• But though the letter could not shake Mrs. Glegg's principles, it made the family breach much more difficult to mend; and as to the effect it produced on Mrs. Glegg's opinion of Mr. Tulliver, she begged to be understood from that time forth that she had nothing whatever to say about him; his state of mind, apparently, was too corrupt for her to contemplate it for a moment.
    1.13 — Book 1 Chapter 13 — Mr. Tulliver Further Entangles the Skein.... (76% in)
  • The particular embodiment of the evil principle now exciting Mr. Tulliver's determined resistance was Mr. Pivart, who, having lands higher up the Ripple, was taking measures for their irrigation, which either were, or would be, or were bound to be (on the principle that water was water), an infringement on Mr. Tulliver's legitimate share of water-power.
    2.2 — Book 2 Chapter 2 — The Christmas Holidays (27% in)
  • The particular embodiment of the evil principle now exciting Mr. Tulliver's determined resistance was Mr. Pivart, who, having lands higher up the Ripple, was taking measures for their irrigation, which either were, or would be, or were bound to be (on the principle that water was water), an infringement on Mr. Tulliver's legitimate share of water-power.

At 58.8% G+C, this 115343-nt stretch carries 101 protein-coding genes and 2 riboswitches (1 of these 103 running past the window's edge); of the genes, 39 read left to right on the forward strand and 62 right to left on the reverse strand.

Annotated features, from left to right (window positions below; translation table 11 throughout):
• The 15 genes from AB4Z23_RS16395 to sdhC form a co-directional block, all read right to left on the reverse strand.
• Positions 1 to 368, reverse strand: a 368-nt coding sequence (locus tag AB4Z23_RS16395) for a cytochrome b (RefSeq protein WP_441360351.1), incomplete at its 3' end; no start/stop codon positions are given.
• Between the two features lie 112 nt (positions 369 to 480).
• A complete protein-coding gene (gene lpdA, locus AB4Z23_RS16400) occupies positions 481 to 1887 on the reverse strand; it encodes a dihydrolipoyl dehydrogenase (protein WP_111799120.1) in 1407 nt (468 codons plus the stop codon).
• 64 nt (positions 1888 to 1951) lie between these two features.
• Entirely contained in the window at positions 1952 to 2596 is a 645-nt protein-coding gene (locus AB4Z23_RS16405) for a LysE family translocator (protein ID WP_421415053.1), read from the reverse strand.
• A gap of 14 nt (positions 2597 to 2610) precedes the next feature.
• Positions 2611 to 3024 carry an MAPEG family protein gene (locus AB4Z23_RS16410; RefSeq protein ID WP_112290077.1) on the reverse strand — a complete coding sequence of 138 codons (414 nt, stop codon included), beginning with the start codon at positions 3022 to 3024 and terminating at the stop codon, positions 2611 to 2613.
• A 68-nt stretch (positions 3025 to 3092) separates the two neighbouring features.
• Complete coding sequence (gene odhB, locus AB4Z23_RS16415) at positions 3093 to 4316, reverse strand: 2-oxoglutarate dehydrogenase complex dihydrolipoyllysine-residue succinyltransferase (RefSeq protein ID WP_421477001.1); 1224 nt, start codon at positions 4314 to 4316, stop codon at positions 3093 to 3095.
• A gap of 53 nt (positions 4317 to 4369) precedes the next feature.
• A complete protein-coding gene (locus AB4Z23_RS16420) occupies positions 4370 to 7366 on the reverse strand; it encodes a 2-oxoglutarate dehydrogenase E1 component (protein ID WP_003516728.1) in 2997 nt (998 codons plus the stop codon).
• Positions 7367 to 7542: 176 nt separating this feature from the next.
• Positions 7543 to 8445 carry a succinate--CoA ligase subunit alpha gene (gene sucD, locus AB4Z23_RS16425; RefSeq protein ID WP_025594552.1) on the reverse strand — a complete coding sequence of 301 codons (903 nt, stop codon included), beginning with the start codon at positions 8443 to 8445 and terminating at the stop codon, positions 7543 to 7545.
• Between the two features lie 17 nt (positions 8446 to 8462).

2.2 — Book 2 Chapter 2 — The Christmas Holidays (28% in)
  • Not that Mrs. Tulliver's feeble beseeching could have had this feather's weight in virtue of her single personality; but whenever she departed from entire assent to her husband, he saw in her the representative of the Dodson family; and it was a guiding principle with Mr. Tulliver to let the Dodsons know that they were not to domineer over him, or—more specifically—that a male Tulliver was far more than equal to four female Dodsons, even though one of them was Mrs. Glegg.
    2.2 — Book 2 Chapter 2 — The Christmas Holidays (74% in)